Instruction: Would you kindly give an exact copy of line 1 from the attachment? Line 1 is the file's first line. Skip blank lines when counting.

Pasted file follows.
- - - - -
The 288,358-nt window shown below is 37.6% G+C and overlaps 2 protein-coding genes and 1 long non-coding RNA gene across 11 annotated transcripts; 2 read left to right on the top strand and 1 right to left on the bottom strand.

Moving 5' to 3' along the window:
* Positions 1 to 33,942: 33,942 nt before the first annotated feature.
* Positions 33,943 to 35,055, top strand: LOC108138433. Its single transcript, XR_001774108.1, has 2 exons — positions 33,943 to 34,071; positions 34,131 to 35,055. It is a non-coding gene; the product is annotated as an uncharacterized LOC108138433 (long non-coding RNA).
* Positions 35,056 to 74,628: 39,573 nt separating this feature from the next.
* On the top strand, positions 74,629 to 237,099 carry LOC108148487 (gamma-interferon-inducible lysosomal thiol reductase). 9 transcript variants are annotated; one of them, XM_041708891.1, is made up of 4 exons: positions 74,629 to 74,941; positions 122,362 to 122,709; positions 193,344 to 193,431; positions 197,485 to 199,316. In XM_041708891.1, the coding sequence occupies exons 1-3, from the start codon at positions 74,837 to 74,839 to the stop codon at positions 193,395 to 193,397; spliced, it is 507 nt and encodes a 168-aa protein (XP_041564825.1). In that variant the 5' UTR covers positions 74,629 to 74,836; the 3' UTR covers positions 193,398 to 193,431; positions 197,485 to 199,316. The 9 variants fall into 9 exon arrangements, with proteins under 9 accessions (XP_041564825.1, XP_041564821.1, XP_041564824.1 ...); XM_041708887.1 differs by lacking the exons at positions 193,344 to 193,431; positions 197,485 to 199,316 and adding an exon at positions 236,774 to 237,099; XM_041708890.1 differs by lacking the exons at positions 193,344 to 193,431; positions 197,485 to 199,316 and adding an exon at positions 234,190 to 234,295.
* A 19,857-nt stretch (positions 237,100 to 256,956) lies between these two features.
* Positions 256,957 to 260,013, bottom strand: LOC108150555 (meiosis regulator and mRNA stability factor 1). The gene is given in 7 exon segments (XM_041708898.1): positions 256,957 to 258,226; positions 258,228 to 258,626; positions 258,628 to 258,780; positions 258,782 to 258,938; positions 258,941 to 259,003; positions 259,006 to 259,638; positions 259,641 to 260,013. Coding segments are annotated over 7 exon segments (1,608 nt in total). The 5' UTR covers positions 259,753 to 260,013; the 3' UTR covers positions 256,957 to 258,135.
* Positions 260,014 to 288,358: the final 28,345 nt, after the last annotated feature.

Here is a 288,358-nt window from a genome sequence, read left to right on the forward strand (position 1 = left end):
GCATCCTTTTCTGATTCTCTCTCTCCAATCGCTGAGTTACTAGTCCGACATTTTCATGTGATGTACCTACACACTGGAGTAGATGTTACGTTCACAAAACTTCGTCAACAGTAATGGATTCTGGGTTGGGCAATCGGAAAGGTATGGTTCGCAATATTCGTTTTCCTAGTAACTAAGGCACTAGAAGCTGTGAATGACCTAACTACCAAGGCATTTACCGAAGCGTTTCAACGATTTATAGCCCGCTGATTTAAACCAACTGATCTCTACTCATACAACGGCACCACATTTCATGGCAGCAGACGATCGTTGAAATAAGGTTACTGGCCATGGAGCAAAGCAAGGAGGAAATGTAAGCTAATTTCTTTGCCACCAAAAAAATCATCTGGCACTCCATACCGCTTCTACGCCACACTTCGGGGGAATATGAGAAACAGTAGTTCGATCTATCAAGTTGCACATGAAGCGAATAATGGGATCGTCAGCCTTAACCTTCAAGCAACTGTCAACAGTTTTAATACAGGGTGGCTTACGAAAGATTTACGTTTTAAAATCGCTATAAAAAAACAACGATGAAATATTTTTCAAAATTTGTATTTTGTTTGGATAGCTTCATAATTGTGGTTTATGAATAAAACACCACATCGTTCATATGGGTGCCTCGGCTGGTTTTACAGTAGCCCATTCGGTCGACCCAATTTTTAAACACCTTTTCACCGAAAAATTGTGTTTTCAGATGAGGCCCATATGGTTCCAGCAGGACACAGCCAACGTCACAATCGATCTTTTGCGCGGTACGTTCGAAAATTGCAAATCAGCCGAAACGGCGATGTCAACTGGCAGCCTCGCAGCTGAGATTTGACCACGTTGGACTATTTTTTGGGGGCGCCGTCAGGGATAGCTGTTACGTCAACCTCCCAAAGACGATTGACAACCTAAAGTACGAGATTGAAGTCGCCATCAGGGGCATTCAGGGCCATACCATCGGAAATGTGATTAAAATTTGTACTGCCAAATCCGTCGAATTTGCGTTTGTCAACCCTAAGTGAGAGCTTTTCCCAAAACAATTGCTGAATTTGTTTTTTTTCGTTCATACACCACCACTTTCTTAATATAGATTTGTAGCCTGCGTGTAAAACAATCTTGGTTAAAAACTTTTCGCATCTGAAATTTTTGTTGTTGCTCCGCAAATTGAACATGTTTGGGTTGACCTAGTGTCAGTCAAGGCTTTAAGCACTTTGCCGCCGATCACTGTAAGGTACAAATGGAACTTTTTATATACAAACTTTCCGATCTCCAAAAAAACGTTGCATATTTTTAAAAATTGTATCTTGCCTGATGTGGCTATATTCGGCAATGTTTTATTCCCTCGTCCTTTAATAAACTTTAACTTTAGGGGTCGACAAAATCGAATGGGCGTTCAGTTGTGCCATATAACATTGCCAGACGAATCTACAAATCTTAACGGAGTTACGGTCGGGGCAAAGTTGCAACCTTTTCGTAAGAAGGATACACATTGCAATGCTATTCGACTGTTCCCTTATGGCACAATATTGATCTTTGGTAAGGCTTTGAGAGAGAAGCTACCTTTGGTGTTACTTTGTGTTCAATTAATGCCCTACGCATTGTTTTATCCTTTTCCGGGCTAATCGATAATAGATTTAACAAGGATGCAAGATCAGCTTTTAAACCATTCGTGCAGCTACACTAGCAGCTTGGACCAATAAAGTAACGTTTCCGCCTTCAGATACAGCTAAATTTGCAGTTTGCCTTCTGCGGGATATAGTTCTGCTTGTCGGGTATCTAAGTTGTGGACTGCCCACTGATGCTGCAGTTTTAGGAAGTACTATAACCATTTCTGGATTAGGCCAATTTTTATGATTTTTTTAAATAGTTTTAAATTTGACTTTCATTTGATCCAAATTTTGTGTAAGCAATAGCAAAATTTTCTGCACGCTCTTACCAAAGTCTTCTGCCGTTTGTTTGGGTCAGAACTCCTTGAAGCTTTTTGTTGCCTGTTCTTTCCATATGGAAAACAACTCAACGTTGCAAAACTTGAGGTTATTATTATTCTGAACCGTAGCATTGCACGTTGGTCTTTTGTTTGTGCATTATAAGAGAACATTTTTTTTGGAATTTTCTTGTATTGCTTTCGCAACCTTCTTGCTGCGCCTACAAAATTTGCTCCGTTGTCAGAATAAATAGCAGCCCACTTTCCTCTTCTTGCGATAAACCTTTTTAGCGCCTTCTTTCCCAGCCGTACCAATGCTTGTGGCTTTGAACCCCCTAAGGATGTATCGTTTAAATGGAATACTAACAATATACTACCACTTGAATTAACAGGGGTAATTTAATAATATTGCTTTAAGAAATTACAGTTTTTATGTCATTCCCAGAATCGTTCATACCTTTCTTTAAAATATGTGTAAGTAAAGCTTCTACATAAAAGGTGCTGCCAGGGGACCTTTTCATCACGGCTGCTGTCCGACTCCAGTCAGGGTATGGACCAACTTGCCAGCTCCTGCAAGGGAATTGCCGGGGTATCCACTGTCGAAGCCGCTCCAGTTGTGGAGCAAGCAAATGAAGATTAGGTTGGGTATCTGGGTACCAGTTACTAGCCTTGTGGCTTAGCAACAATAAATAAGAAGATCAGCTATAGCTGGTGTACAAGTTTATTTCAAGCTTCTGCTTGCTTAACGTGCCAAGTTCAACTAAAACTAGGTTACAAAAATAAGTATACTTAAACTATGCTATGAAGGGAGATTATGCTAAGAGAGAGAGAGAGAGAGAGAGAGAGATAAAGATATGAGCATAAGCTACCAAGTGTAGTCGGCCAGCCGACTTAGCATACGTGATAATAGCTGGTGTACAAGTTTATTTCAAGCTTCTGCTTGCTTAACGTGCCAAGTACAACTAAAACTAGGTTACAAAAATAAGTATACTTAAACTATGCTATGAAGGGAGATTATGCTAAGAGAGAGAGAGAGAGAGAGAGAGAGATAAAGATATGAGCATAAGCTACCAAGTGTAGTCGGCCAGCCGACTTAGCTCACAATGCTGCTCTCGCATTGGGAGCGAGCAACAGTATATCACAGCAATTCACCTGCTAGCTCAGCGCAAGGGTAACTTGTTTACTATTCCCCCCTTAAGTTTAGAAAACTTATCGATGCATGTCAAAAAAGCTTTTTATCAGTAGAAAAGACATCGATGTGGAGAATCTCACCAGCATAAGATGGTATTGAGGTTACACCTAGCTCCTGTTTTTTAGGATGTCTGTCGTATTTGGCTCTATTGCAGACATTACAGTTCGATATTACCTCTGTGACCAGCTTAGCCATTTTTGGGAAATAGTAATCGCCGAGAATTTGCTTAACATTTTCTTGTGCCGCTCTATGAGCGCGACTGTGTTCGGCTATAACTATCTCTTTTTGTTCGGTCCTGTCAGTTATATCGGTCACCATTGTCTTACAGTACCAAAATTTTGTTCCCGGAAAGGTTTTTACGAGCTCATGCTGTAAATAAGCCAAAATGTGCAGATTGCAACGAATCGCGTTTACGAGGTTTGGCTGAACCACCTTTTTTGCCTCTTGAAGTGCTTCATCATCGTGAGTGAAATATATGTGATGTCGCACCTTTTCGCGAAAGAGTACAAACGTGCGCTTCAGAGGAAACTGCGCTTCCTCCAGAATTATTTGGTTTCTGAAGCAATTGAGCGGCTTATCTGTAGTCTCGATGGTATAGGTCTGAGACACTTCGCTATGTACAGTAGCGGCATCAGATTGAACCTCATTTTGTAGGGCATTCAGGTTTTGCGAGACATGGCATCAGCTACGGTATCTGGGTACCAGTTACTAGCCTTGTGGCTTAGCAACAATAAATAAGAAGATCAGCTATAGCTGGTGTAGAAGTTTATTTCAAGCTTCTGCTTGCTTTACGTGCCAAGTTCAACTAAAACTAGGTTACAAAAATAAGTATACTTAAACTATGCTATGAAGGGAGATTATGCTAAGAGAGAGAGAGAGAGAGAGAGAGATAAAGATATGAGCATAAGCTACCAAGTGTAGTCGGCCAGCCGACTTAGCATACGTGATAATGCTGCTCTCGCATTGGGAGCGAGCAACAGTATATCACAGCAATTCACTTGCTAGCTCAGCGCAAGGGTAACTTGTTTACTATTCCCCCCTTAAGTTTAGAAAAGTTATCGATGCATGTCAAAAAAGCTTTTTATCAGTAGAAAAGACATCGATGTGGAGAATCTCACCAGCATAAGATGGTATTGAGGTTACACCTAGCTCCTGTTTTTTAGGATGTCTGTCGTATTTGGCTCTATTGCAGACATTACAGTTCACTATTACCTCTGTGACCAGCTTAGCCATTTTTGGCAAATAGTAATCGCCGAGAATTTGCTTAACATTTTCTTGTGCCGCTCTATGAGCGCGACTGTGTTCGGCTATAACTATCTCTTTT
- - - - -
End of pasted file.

The 288,358-nt window shown below is 37.6% G+C and overlaps 2 protein-coding genes and 1 long non-coding RNA gene across 11 annotated transcripts; 2 read left to right on the top strand and 1 right to left on the bottom strand.